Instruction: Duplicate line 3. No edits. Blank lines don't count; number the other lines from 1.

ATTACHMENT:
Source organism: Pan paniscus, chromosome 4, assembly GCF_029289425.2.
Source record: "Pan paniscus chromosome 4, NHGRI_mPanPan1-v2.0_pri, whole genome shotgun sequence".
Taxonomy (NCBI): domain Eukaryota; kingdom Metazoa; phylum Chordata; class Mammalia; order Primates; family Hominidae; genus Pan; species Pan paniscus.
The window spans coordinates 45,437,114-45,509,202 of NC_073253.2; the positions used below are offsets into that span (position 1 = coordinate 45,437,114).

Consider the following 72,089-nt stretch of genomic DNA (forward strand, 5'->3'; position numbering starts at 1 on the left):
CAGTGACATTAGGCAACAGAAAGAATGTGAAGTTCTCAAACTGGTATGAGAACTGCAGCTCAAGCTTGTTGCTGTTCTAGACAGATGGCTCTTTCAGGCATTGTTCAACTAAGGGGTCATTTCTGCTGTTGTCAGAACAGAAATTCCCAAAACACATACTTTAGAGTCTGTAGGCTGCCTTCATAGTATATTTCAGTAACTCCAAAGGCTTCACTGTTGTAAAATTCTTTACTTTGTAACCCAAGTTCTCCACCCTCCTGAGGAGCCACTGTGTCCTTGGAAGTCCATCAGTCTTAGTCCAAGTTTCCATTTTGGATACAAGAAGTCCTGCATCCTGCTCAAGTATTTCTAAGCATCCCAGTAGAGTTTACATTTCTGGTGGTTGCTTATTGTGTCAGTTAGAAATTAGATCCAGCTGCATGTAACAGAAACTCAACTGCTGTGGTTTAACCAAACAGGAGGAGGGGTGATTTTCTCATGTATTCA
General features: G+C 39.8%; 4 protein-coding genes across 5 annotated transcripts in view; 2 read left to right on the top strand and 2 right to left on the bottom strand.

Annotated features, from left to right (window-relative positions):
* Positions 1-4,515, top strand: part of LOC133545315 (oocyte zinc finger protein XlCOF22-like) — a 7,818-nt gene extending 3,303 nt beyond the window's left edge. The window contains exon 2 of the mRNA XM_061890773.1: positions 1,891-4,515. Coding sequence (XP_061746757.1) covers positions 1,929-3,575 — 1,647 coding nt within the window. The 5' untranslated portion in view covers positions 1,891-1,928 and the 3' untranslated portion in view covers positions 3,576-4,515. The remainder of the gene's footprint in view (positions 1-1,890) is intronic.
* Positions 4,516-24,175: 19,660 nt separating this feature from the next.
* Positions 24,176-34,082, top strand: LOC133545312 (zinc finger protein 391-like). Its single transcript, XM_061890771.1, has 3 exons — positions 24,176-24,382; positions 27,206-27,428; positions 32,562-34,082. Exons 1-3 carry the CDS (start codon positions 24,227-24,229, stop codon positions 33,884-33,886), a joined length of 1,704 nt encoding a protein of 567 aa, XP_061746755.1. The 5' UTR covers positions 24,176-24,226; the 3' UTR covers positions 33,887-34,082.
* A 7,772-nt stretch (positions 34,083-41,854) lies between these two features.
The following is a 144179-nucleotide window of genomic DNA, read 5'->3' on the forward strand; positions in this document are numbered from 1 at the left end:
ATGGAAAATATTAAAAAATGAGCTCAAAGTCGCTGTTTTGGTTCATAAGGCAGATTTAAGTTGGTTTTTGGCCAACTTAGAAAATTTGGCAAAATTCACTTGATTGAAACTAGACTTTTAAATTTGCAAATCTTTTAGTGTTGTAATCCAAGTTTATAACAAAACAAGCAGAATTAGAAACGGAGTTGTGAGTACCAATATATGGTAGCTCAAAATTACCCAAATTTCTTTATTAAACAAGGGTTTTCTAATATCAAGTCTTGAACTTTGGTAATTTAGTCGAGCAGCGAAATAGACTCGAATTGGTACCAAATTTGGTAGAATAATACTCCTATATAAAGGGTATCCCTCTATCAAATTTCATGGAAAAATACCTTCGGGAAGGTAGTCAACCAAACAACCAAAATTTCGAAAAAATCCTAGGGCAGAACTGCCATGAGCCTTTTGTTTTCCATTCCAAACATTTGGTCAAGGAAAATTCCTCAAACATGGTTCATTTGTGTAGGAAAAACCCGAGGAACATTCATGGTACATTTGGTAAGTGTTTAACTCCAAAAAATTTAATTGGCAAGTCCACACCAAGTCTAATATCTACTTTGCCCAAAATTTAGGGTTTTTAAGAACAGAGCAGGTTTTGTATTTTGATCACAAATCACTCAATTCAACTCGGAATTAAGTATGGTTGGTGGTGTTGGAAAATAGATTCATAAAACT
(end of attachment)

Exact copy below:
Taxonomy (NCBI): domain Eukaryota; kingdom Metazoa; phylum Chordata; class Mammalia; order Primates; family Hominidae; genus Pan; species Pan paniscus.